Wallpaper comes in hundreds of different patterns
and colors. It allows you to create the atmosphere of your choice
and add life to an otherwise ordinary room. Wallpaper is great for
rooms with less than perfect walls and is usually easy to clean
with soap and water.
Types of Wallpaper
Fabric- Difficult to hang because fabric will
stretch. Hard to clean and you must use a special clear paste.
Flocks-Patterns with velvet-like raised designs
either on paper or vinyl. Some types are washable and easy to
handle while others are not.
Embossed-Textured wallpaper made of paper or
plastic. Good to cover damaged walls, some can be painted and
are easy to clean
Natural Fibers- Made of natural and synthetic
fibers such as hemp or cork. Natural fibers are good for walls
that are damaged or uneven and exposed to very little moisture.
Hanging and cleaning can be difficult.
Foils- Adds brightness to the room by reflecting
light but should only be used on walls with no damage or flaws.
Use lining paper to cover less than perfect areas before hanging.
Very difficult to hang because of bubbling and creasing.
Vinyls- Most durable and the easiest to prepare,
hang, clean, and remove.
Effects Wallpaper Can Create
Horizontal pattern- Horizontal patterns can make
a room seem wider. If your home is not fairly new the ceiling
and the walls may not be perfectly squared. To make this less
obvious, avoid horizontal striped patterns.
Vertical Pattern- Vertical patterns can make
the ceiling in a room seem higher. If your home or building is
not fairly new, chances are the rooms are not square or perfectly
vertical. To make this less obvious, avoid vertical striped patterns.
Drop pattern- Pattern repeats diagonally across
the strip and will require additional paper to match up. A drop
pattern is a good choice if your room is not perfectly squared.
Tools & Materials
Utility knife (with extra blades)
Water trough for
Paste brush & adhesive for nonpasted
How Many Rolls Do I Buy?
Make sure all of the rolls are from the same run number or dye
lot. Write down the dye lot or run number for future reference.
You can easily calculate the amount of wallpaper
needed by taking the square footage of the room and adding 15% for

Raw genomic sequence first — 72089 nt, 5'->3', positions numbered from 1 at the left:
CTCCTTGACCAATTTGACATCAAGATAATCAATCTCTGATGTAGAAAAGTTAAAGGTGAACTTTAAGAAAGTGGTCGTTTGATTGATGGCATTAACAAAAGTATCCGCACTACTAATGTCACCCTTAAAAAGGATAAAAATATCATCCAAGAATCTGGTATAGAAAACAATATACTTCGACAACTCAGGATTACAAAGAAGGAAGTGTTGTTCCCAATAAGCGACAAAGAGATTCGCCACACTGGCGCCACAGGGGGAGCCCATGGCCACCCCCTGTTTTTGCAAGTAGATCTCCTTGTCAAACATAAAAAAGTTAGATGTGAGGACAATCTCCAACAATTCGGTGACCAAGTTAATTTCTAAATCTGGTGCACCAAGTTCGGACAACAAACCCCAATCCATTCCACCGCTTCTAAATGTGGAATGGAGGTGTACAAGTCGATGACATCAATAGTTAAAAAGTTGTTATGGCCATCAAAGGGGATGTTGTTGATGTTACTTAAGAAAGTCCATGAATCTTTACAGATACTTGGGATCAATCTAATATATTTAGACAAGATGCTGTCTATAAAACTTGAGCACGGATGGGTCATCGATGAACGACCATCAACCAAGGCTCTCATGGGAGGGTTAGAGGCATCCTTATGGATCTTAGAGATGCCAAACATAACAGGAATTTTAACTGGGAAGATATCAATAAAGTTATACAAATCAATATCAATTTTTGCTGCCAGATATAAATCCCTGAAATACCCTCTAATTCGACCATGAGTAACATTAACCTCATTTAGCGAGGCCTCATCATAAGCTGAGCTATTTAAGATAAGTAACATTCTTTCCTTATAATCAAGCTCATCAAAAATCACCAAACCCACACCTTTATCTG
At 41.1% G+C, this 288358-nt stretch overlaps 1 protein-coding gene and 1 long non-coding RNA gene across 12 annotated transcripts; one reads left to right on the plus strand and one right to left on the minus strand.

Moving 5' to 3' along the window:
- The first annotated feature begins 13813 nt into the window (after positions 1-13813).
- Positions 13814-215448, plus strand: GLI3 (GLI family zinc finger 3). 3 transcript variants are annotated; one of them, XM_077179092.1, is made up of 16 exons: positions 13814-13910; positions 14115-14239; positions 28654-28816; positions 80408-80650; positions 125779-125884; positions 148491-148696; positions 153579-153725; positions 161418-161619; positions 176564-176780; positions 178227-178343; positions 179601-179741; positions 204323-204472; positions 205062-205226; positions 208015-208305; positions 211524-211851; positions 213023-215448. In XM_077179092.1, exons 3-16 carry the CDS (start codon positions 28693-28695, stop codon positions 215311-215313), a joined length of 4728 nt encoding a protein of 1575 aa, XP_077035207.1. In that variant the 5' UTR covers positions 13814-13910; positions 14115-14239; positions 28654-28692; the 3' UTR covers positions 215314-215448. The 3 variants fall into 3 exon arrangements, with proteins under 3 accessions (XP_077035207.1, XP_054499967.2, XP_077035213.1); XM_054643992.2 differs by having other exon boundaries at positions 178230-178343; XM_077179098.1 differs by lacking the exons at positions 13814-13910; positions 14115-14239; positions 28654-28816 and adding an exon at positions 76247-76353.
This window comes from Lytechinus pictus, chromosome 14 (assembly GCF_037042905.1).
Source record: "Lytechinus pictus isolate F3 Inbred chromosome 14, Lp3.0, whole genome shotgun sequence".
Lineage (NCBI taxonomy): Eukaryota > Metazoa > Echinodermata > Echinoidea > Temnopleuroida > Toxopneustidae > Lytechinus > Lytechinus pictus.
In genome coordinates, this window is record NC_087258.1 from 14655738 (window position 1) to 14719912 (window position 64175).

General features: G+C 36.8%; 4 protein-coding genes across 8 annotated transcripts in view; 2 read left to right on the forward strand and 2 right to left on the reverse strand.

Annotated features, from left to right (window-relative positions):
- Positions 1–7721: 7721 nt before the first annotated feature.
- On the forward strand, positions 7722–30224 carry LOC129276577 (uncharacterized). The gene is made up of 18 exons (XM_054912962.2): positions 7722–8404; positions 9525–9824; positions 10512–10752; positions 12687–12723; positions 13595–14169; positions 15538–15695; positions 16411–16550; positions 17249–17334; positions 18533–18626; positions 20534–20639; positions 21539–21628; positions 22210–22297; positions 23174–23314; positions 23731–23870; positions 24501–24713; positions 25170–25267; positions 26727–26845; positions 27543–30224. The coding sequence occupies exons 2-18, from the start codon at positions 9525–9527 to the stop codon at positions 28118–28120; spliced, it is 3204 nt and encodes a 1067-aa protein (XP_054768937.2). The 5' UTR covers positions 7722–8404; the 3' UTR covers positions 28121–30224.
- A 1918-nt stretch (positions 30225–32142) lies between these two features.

Preparing the Area
Remove as much furniture as possible. Place drop
cloths on the floor around the base of the walls. Paint before you
begin wallpapering. Turn off electricity for that room at your circuit
breaker box and remove all electrical outlet covers and switch plates.
Preparing a Painted Area
Remove paint that is peeling with a triangular
Use spackling compound to fill any dents, cracks,
When dry, sand all patched areas and wipe clean
with water and a sponge.
Seal with primer and allow to dry.
If your walls are imperfect
and you are hanging thin wallpaper or foils, use lining paper to
cover the wall prior to wallpapering.
Seal the walls with primer.
Apply adhesive to the back of the lining paper
with a paint roller.
Hang the paper horizontally with strips approximately
Use a smoothing brush to remove any bubbles or
Use a damp sponge to remove any excess paste.
Allow the paper to completely dry.
Preparing Wallpapered Area
All old wallpaper should be removed before repapering.
Wallpapering New Walls
Apply primer with a paint roller and allow to
Select an inconspicuous corner to begin.
submerge rolled strip in lukewarm water.
width of the paper minus 1/2" on the wall.
Use your plumb bob to mark a vertical line from the ceiling to
From that point, mark the width of the paper
around the room to provide a guideline. Always start a new plumb
line when turning a corner.
Measure the distance from the baseboard to the
ceiling and add about 2".
Cut the first strip using a sharp utility knife
and straightedge. Subsequent strips may need to increase in length
to match patterns. Save remnants for smaller areas that may need
For unpasted paper, spread the strip, pattern
side down, on your flat working area. Using a brush or paint roller,
apply paste starting at the top and working from the inside out
to the edges.
For prepasted paper, roll the strip with the
pattern side in. In a half full tray of lukewarm water, completely
submerge paper. Allow paper to soak for 2-3 minutes.
To remove paper from tray, pull the edge out
slowly to allow excess water to drain off. Change the water in